The periodic table of elements that most chemistry books depict is only one special case. This tabular overview of the chemical elements, which goes back to...
Light can be used not only to measure materials’ properties, but also to change them. Especially interesting are those cases in which the function of a material can be modified, such as its ability to conduct electricity or to store information in its magnetic state. A team led by Andrea Cavalleri from the Max Planck Institute for the Structure and Dynamics of Matter in Hamburg used terahertz frequency light pulses to transform a non-ferroelectric material into a ferroelectric one.
Ferroelectricity is a state in which the constituent lattice “looks” in one specific direction, forming a macroscopic electrical polarisation. The ability to...
Researchers at TU Graz calculate the most accurate gravity field determination of the Earth using 1.16 billion satellite measurements. This yields valuable knowledge for climate research.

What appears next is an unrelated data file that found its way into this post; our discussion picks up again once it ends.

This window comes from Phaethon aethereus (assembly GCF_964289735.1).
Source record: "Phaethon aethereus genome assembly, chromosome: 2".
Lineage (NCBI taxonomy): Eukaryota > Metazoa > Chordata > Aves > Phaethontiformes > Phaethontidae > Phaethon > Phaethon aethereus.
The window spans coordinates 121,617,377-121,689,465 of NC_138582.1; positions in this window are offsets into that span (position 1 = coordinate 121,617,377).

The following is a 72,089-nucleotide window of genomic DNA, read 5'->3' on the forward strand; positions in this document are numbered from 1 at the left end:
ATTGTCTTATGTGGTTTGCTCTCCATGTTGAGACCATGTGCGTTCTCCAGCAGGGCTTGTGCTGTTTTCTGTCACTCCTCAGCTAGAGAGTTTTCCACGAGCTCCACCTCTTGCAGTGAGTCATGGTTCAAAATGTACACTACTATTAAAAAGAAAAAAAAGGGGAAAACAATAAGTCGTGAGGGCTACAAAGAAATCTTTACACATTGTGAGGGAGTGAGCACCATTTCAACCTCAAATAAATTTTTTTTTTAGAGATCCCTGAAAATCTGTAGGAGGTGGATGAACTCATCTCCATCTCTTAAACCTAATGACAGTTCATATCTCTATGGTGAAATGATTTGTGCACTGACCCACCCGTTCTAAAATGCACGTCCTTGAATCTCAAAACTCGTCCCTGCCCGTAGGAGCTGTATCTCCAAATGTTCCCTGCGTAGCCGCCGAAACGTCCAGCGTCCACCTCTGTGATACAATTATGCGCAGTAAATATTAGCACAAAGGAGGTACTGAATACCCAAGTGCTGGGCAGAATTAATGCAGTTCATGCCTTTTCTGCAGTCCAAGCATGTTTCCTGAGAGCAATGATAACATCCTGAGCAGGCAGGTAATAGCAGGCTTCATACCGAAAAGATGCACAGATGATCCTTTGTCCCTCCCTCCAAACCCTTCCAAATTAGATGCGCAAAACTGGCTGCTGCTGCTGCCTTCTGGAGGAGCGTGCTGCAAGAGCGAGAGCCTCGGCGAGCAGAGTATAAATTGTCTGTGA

The Earth’s gravity fluctuates from place to place. Geodesists use this phenomenon to observe geodynamic and climatological processes. Using...
Discovery by Brazilian and US researchers could change the classification of two species, which appear more akin to jellyfish than was thought.
The tube anemone Isarachnanthus nocturnus is only 15 cm long but has the largest mitochondrial genome of any animal sequenced to date, with 80,923 base pairs....
Researchers at Chalmers University of Technology, Sweden, have discovered a completely new way of capturing, amplifying and linking light to matter at the nanolevel. Using a tiny box, built from stacked atomically thin material, they have succeeded in creating a type of feedback loop in which light and matter become one. The discovery, which was recently published in Nature Nanotechnology, opens up new possibilities in the world of nanophotonics.
Photonics is concerned with various means of using light. Fibre-optic communication is an example of photonics, as is the technology behind photodetectors and...
29.04.2019 | Event News
17.04.2019 | Event News
15.04.2019 | Event News
17.06.2019 | Information Technology
17.06.2019 | Earth Sciences
17.06.2019 | Ecology, The Environment and Conservation